• In 2011 the company will introduce the fully electric leaf ("leading, Environmentally Friendly, Affordable, Family car") and the Juke in Mexico.50 The leaf comes first to Mexico City as a part of an agreement signed with the local government to advance the "green Strategy" program: the company will introduce 500 leafs, while the government builds electrical power stations for recharging them. They will be used either as taxies or for public service, before Nissan will sell them to private citizens next year ( & Automovil, 2009).

• In the middle of 2010 Nissan announced a US$600-million investment to produce the new Micra-March in Aguascalientes, which will enter the market in the first quarter of 2011. It will be based on the v-platform, meant to reduce weight and the number of components in a given small model, decreasing emissions and increasing fuel efficiency.51 The Micra–March X02A, which will also be produced in india and Thailand, target the emerging markets of China, Africa, India, and Mexico. reports indicate that at an early stage, the plant will have an output of 50 000 units, 30 percent for the Mexican market and the rest for latin American markets, mostly brazil (MilenioOnline, 2011).

• The rest of the planned US$1.1 billion in investments will supplement the development of new models and expanding facilities. Part of this will go into the making of electric versions of the Micra-March and the L02V. Nissan's recent success in winning New York's "Taxi of Tomorrow" competition will fuel Mexican operations, as the Nissan Nv200 will be manufactured in the country. While it has not yet been announced in which of its facilities the "Taxis of Tomorrow" will be produced, the 10-year contract will bring additional flows of resources to Mexican industry.52

• In 2010, Nissan also announced the opening of its Center for Automobile Modeling in Mexicali, Baja California. Equipped with the most advanced modeling technology in the Americas, it features CAD systems able to create two foam and clay, three-dimensional models at a time. It also can handle small parts, large buses, trucks, and cars, supported by a metal and wood workshop. The center joins the Nissan Technology Development Center in Mexico, with facilities in Mexico City, Toluca, Aguascalientes, and Manzanillo.53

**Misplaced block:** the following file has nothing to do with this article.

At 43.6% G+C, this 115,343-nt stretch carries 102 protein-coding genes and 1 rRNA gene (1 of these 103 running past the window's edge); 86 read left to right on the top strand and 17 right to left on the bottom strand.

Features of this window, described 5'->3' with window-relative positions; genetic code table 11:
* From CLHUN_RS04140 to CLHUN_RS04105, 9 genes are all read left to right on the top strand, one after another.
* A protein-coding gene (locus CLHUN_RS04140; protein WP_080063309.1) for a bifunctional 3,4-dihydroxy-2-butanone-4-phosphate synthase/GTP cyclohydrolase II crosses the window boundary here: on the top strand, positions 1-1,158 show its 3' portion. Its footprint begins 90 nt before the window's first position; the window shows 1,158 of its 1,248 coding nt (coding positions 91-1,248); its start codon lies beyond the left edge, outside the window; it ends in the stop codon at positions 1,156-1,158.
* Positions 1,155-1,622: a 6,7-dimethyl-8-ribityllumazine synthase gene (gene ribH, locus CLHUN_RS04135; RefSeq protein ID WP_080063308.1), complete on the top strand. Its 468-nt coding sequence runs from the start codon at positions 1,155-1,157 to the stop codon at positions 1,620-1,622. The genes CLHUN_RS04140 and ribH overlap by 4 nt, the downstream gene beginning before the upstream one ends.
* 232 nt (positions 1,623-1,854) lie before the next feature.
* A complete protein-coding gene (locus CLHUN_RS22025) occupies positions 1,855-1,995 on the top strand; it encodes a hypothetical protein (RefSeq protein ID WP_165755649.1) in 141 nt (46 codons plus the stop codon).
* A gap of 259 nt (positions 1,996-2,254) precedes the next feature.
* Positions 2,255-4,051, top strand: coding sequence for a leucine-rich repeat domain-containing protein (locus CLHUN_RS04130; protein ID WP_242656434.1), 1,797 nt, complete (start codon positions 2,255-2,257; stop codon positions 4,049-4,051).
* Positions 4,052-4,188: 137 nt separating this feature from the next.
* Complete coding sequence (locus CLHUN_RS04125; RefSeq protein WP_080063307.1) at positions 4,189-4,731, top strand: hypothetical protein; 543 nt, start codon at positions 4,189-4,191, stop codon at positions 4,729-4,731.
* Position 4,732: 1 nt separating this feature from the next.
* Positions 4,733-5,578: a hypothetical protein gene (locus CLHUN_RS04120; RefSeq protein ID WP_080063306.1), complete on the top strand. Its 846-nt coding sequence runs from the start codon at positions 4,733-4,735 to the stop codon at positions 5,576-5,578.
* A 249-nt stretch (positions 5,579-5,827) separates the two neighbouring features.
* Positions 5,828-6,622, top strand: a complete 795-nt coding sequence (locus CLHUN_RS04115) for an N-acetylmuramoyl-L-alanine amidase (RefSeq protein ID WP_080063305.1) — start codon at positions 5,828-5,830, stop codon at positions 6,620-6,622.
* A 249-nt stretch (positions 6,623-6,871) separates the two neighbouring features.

When the crisis broke out, some scholars believed that automakers' investments in Mexico might be called into question. This would be more applicable to the Big Three provided they were receiving federal loans to help them avoid bankruptcy. I find no evidence supporting this contention, however. To the contrary, what I found is that during these years, automakers have been investing more resources than ever in Mexico. indeed, neither economic hardships nor political pressures, if any, stop ped the flow of auto money into the Mexican auto industry. Summing up firms' planned and future investment, the country has received more than US$13 billion during these few years, creating more than 17 000 new jobs. Moreover, the American Big Three alone have spent about US$9 billion, opening up three new engine and four transmission plants as well as one new assembly plant, accounting for more than 80 percent of new hires (see Table 1).

Simply put, when it comes to fighting for survival and remaining competitive, automakers set aside any political premise and put business first –that is, it's business as usual.54 That is the lesson of these years coming out of Mexico; and this is why Mexico's auto industry not only rapidly dodged the crisis when it exploded in 2008 but recovered growth spectacularly, receiving investments and developing old and new projects as never before. A somewhat related story is now developing. As of May 2011, the mayor of New York has been dodging a mass of acrimonious criticisms because the city granted the "Taxi of Tomorrow" project to Nissan, to be manufactured by a Mexican plant.55 I think this is happening because Mexico's low costs and highly reliable platform for exports, along with its embedded and proven networks of suppliers built over the last two decades, have turned into a more valuable asset for auto firms defending their shares in the North American region. Added to this, the market is to a great extent moving down the ladder to more economic, fuel efficient cars, the segments the Mexican industry is again re-oriented to, due to both soaring gas prices and environmental concerns.

Therefore, automakers with greater experience and stakes in the country, while striving to gain competitiveness and market governance within the North American region, along with trying to find their way in the unending market competition for new technological developments to create alternative displacement schemes, are upgrading Mexico into their regional production systems. The crisis factor and shifts in consumer preferences do the rest. looking at all these variables, the Mexican auto industry has been taking on greater region-centric importance, furthered by the fact that while turning so strongly to Mexico, the Big Three have been freezing out and closing plants in the North, at home and Canada. From 2007 to 2009 alone, they closed a dozen plants in the U.S. and one in Canada (klier and rubenstein, 2011).56